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Psychometrics of the AAN Caregiver Driving Safety Questionnaire and contributors to caregiver concern about driving safety in older adults

Published online by Cambridge University Press:  02 October 2017

Janessa O. Carvalho*
Affiliation:
Department of Psychology, Bridgewater State University, Bridgewater, MA
Beth Springate
Affiliation:
Department of Psychiatry, University of Connecticut Health Center, Farmington, CT
Rachel A. Bernier
Affiliation:
Department of Psychology, Pennsylvania State University, State College, PA
Jennifer Davis
Affiliation:
Department of Psychiatry and Human Behavior, Alpert Medical School of Brown University, Providence, RI
*Corresponding
Correspondence should be addressed to: Janessa O. Carvalho, PhD, Department of Psychology, Bridgewater State University, 131 Summer Street, Bridgewater, MA 02325, USA. Email: Janessa.Carvalho@bridgew.edu. Phone: 508-531-1875.

Abstract

Background:

The American Academy of Neurology (AAN) updated their practice parameters in the evaluation of driving risk in dementia and developed a Caregiver Driving Safety Questionnaire, detailed in their original manuscript (Iverson Gronseth, Reger, Classen, Dubinsky, & Rizzo, 2010). They described four factors associated with decreased driving ability in dementia patients: history of crashes or citations, informant-reported concerns, reduced mileage, and aggressive driving.

Method:

An informant-reported AAN Caregiver Driving Safety Questionnaire was designed with these elements, and the current study was the first to explore the factor structure of this questionnaire. Additionally, we examined associations between these factors and cognitive and behavioral measures in patients with mild cognitive impairment or early Alzheimer's disease and their informants.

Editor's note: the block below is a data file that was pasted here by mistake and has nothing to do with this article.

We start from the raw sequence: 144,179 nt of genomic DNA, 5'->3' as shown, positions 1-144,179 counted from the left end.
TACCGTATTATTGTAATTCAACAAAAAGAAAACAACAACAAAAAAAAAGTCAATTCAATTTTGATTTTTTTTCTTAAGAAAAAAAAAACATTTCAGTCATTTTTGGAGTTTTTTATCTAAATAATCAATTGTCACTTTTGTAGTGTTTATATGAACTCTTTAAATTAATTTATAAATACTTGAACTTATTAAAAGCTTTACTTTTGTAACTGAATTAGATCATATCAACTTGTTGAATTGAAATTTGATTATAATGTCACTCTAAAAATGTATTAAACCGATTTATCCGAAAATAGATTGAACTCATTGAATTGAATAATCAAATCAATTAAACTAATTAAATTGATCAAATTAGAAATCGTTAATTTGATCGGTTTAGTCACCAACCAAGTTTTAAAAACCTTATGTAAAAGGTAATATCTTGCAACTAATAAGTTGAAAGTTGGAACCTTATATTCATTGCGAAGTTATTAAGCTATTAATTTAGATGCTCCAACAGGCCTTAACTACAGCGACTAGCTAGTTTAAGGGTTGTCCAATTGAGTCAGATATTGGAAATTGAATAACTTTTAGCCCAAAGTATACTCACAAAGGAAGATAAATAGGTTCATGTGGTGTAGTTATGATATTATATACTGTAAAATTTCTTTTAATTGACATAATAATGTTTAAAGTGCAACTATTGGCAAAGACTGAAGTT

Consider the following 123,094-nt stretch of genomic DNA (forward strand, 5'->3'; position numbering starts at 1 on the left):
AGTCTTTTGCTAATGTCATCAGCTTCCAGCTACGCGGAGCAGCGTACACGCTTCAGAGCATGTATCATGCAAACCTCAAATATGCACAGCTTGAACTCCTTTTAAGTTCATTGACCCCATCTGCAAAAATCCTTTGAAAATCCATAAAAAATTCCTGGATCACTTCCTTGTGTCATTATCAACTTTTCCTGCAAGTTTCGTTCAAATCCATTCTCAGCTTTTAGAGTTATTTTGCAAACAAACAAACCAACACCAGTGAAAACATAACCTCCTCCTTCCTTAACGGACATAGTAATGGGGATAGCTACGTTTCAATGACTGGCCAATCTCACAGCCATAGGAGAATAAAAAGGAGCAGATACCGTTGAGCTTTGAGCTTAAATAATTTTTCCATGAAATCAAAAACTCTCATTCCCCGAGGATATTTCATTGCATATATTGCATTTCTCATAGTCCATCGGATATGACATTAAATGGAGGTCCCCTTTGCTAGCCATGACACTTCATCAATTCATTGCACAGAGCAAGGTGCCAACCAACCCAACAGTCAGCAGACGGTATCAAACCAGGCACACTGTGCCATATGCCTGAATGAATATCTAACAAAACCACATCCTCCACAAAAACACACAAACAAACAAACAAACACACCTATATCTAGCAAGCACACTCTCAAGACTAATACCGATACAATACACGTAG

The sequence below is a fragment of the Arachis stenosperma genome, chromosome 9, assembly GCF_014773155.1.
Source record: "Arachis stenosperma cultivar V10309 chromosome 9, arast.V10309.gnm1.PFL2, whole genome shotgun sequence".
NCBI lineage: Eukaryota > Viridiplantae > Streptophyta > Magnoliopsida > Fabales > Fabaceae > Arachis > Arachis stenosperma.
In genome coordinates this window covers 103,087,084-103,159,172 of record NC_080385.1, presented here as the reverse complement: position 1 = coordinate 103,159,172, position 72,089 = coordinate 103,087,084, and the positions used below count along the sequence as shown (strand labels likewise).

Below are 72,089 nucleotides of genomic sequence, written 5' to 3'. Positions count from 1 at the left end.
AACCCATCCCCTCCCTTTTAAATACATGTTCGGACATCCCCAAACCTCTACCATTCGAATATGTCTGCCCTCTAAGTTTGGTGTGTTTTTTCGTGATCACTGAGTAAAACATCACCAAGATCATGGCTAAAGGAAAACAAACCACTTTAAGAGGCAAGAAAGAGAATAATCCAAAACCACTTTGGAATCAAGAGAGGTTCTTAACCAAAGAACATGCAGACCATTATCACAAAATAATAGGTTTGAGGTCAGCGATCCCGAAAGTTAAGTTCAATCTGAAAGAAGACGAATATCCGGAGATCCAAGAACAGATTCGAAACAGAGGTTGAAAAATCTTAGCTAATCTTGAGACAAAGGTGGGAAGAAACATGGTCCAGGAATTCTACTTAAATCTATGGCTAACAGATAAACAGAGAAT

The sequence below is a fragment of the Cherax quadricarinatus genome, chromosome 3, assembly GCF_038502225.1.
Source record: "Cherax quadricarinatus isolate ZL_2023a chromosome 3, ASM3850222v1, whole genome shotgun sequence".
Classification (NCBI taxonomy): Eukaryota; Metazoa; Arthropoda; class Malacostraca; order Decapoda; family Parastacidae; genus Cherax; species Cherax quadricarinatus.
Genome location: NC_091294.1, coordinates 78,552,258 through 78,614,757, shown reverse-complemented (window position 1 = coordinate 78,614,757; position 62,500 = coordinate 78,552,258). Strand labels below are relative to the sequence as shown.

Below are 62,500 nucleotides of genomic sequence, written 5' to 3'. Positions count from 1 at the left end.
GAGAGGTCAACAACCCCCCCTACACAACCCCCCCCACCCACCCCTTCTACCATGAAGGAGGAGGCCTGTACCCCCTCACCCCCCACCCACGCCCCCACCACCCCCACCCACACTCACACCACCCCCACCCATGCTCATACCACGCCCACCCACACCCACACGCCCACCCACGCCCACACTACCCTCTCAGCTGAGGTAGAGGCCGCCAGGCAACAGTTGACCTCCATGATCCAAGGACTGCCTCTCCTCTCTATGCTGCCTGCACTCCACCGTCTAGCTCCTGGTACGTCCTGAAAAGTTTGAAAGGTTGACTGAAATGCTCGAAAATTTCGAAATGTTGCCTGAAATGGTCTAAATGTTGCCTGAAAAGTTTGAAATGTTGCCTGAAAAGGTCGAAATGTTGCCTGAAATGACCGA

Results:

Exploratory factor analysis revealed a four-component structure, consistent with the theory behind the AAN scale composition. These four factor scores also were significantly associated with performance on cognitive screening instruments and informant reported behavioral dysfunction. Regressions revealed that behavioral dysfunction predicted caregiver concerns about driving safety beyond objective patient cognitive dysfunction.

Conclusions:

In this first known quantitative exploration of the scale, our results support continued use of this scale in office driving safety assessments. Additionally, patient behavioral changes predicted caregiver concerns about driving safety over and above cognitive status, which suggests that caregivers may benefit from psychoeducation about cognitive factors that may negatively impact driving safety.

Type
Research Article
Copyright
Copyright © International Psychogeriatric Association 2017 

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